The fresh-faced young man of high school age who waited on us at dinner overheard us planning to see the hit movie “Dunkirk,” a fictionalized but telling drama of one of the pivotal episodes of World War II: In late May and early June 1940, the British expeditionary force sent to aid France against Hitler’s hordes found itself trapped and forced to evacuate. Not the least remarkable aspect of this urgent withdrawal was the willingness of hundreds of of civilian boatmen to endure bombing and strafing to ferry tens of thousands of English and French troops to waiting ships and across some 30 miles of the Strait of Dover. Fortunately, the English are a seafaring people.
Our young waiter had seen “Dunkirk” and liked it. What, we asked, did he know about Dunkirk before seeing the movie? Nothing, he freely confessed.
The obvious follow-up question wasn’t asked – whether this introduction to a fascinating event early in the war but now 77 years in the past inspired him to learn more: how the war started and why and what the memory may imply about the present; and, not least, what it said of British character.
I can imagine the answer. To have expected a youth of some 17 years to feel the spur of curiosity about the past defies the odds. For the iPhone generation and the “millennials” in general, history (other than as a cliche meaning something dead and gone) is often a closed book – to them a dull mixture of dates, names, wars and treaties of limited “relevance.” Even the old legends of George Washington, once as familiar to my generation as the Stuart portrait that looked down on every school classroom – the stuff about cherry trees and never telling lies – has vanished among children who visit Mt. Vernon, so I am told on good authority.
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We did see “Dunkirk” later that evening. For the historically-minded it is a mixed bag with plenty of noise, violence and bloodshed, probably true enough to fact. But in its dramatic economy, there is slight room for historical context – just how Britain, then among the two or three world powers, got into such a humiliating scrape. Or more importantly, how this humiliation came to be remembered as a triumph. As Prime Minister Winston Churchill said at the time, “wars are not won by evacuations.”
There are hints. As the Tommies, now brought back to Dover across some 30 miles of Channel waters and entrained for home, scan newspaper headlines about the “miracle” of Dunkirk, a Churchillian voice-over intones his immortal words of defiance: “We shall defend our island, whatever the cost may be ... on the beaches [and] the landing grounds ... in the fields and in the streets. ... We shall never surrender.” Words worth remembering and consonant with the accompanying musical chords from Elgar’s “Enigma Variations.”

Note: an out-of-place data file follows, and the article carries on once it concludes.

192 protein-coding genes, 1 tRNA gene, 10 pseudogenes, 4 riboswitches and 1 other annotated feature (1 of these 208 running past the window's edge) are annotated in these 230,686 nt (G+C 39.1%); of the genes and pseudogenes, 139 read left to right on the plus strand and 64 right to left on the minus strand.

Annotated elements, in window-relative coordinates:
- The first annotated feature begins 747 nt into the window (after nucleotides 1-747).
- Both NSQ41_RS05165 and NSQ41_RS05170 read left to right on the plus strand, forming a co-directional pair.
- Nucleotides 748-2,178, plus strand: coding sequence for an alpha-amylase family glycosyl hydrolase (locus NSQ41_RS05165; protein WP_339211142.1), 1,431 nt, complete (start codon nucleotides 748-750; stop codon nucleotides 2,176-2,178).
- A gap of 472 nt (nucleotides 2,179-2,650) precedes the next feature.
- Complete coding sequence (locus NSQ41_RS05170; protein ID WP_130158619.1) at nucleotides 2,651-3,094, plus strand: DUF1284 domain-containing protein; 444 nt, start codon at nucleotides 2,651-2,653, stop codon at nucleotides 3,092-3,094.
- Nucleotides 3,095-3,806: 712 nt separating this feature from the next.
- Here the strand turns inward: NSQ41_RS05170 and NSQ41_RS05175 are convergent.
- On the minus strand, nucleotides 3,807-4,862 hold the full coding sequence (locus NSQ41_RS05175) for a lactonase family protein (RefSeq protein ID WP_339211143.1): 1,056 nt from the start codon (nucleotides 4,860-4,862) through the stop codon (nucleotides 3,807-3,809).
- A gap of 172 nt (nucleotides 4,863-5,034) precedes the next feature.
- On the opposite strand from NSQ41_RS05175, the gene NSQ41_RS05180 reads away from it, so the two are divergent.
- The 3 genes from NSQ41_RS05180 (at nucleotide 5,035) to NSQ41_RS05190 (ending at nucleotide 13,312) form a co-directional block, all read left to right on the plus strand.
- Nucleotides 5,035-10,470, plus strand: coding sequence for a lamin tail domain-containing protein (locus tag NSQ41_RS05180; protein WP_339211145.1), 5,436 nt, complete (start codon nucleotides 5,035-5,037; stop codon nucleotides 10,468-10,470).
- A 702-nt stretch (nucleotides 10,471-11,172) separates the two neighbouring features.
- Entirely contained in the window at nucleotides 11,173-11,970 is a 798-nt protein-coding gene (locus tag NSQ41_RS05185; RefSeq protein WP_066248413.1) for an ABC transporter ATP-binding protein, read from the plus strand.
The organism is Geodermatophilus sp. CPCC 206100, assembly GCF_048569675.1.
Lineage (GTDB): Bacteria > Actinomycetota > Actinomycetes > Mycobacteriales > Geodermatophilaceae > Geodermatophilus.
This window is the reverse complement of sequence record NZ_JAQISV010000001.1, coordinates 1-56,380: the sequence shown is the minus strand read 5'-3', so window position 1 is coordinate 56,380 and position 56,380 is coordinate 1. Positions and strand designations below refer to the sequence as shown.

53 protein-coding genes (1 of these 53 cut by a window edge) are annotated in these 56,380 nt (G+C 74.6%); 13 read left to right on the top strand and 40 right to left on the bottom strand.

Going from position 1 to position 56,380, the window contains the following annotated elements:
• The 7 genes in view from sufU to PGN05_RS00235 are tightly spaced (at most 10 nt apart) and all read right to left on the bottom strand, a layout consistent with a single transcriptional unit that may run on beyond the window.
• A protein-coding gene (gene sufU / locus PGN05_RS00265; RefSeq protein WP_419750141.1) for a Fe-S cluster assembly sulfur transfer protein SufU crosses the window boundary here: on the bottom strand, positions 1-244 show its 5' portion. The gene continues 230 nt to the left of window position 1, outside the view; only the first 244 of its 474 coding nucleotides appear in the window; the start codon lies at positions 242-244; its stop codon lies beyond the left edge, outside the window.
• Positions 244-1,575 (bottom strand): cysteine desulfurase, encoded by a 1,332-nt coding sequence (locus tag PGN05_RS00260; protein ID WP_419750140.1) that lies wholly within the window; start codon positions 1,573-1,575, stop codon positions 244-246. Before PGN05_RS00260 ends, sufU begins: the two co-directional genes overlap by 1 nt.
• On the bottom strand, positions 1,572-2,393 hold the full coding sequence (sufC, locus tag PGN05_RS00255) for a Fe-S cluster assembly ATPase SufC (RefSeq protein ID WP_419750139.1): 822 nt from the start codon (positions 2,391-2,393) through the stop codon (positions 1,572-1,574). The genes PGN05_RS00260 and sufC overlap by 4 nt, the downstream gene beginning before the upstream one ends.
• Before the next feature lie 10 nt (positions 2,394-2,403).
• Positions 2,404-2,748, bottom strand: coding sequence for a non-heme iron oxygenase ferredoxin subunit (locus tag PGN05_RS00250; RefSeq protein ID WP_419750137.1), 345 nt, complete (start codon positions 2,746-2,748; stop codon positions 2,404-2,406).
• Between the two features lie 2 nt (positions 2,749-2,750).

The generation who fought through this crisis are mostly gone, and those of us old enough to be aware of the “miracle” are aging out.
Who, then, will teach our young waiter and his contemporaries why England suffered this catastrophe and why it still matters? Chance figured in it. Churchill, the great leader of the time, had nearly been killed in New York City in the mid-1920s when he looked the wrong way crossing a street and was run down by a speeding taxicab. One wonders how western “Christendom,” as Churchill liked to call it, would have fared against Hitler and his neo-pagan hordes without him. And how he in turn would have fared without the partnership of Franklin D. Roosevelt. The polio that felled FDR at almost the same time might have killed or disheartened him. And he not lived to cable Churchill at England’s critical hour Longfellow’s lines, “Sail on! Sail on! O ship of state; sail on O union strong and great” – lines from an American crisis but appropriate for export.
In fancy academic circles these days, the “Great Man Theory of History” is often scorned. But here it lives on. The resilience of Churchill and FDR became the mainstay of civilization. That is the inner story of Dunkirk. Miracles in history, of which this was not the first nor the last, are usually man-made.
Contributing columnist Edwin M. Yoder Jr. of Chapel Hill is a former editor and columnist in Washington.